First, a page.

旅行: Hong Kong


I am confident to say that the past week gave me memories I will remember for the rest of my life. It started with my typical “Shanghai business”. I attended classes at Fudan on Monday and finished an important project at BD Medical on Tuesday. The rest of the week, however, was nothing but typical. On Wednesday I picked up my parents from Shanghai’s Pudong International Airport. They flew to China for two weeks to again experience this interesting country (they had a chance to spend some time in China in 2001) and check how their son is doing:-). I was very happy to see them and hang out with them on both Wednesday and Thursday. On Friday, however, I had to leave Shanghai for a one-week academic trip to Hong Kong. It is quite unfortunate that I had to departure during my parents’ visit, but when they were planning their trip no detailed information about this trip was available.  However, I will still have a few days to spend with my mom and dad when I got back to “The Paris of the East” on Friday.

I got to Hong Kong University (my University for one week) shortly after 11pm on Friday. I made sure to rest well and spent my first full day in Hong Kong getting to know HK University campus and exploring the downtown area. The next day, however, was the most remarkable day of the past week. With a few other IES Abroad students I travelled to Macao-the other special administrative region of the PRC located just one hour from Hong Kong by ferry. I did not waste my time there and apart from sightseeing I had the opportunity to do the world’s highest commercial bungee jump from the Macao tower. It was an amazing experience that is hard to describe in words (I will do my best though when you ask me about it on the campus in August:-)).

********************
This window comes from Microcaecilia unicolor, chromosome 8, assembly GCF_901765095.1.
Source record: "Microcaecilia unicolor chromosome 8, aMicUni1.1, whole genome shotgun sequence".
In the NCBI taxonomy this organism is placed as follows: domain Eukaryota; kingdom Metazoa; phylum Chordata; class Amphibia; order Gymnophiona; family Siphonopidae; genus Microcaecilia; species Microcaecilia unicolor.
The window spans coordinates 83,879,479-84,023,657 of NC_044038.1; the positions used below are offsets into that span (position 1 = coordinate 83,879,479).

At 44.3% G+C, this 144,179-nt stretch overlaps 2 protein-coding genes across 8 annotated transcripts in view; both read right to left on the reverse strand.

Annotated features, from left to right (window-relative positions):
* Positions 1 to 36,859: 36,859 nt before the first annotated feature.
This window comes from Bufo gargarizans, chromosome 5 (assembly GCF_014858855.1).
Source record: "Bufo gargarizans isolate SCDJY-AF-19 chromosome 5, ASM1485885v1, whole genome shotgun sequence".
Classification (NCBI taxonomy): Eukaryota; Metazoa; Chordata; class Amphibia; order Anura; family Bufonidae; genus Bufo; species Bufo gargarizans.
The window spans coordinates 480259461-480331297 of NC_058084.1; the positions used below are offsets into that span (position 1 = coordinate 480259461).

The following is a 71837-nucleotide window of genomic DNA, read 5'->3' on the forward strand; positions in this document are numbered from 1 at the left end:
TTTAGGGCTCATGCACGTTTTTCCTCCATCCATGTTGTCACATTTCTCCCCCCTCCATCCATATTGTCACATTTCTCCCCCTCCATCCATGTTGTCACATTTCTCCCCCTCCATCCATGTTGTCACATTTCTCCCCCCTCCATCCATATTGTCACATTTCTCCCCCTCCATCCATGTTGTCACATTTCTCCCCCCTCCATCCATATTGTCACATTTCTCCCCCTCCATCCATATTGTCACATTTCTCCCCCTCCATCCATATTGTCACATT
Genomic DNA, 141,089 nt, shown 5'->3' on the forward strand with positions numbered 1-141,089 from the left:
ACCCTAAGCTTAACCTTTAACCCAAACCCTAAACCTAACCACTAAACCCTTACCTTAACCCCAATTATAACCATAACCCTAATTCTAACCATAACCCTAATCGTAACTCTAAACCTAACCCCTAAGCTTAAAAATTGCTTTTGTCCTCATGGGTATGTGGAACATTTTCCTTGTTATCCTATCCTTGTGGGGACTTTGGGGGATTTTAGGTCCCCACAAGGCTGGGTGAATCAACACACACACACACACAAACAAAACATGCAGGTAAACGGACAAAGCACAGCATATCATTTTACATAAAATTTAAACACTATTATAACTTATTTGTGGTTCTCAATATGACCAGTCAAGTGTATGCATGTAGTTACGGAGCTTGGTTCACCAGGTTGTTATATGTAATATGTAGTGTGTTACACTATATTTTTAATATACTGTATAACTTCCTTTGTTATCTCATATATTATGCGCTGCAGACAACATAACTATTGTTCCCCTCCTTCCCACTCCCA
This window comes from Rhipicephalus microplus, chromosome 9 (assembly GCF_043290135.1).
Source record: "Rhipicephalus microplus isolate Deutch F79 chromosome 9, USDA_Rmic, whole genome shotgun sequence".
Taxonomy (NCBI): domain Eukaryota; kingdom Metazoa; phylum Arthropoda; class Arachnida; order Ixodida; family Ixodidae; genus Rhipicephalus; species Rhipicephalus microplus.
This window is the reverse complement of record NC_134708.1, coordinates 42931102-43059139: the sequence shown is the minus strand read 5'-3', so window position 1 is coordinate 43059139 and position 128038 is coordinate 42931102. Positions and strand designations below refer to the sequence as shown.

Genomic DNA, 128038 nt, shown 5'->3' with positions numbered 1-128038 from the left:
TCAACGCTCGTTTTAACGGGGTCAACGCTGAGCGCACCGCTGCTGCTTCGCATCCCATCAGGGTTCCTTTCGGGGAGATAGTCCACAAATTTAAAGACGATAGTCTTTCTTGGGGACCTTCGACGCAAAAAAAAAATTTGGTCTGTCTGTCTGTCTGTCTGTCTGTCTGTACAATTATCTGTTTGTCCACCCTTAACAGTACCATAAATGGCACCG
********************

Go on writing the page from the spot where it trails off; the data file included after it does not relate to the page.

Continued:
In the first three of this week I enjoyed very interesting lectures at Hong Kong University, saw some more of the city, and had a chance to meet another international member of the Wabash class of 2014; more about all of this in the next note.

我的美国的大学在中国:The Wabash family

This weekend I had a remarkable opportunity to meet a Chinese member of the Wabash class of 2014. Yang Yu, who lives in Ningbo city (about two hours by train from Shanghai), visited me in Shanghai to learn more about the college he will soon attend. I am very happy that Yang chose Wabash; he is a very talented and hard-working student.He is very open-minded, has many interests, and loves to get involved. He intends to major in political science and minor in economics. I believe that the liberal arts education of our university is something he will truly enjoy.

Yang came on Friday afternoon and went back to Ningbo city on Saturday. During the time we spent together, we talked mostly about academics and student life at Wabash. I really enjoyed our conversations and am looking forward to hanging out with Yang in the fall. If you have a few minutes, make sure to shoot Yang an e-mail ( and welcome him to our college. I am sure he will really appreciate it.

Unfortunately, not everything this weekend was so positive. I was devastated to learn about the tragic news from Poland. I would like to thank all the members of the Wabash community for their condolences. Ahead of me is an exciting week as my parents visit Shanghai on Wednesday and I leave the city for a short trip to Hong Kong this weekend. However, in my mind and heart I will share the sadness of the Polish people.

Working at Winery Part of Williams ’11 Experience Abroad

Ben Williams ’11 – I have now been in Europe for a little over two months now, and my experience has been nothing less than the experience of a lifetime. From the second I stepped off the plane in Stuttgart, Germany, to where I am now in Vienna, Austria, every day has presented me with unique experiences and challenges that have truly made me a different person. And I can only imagine the adventures that lie ahead.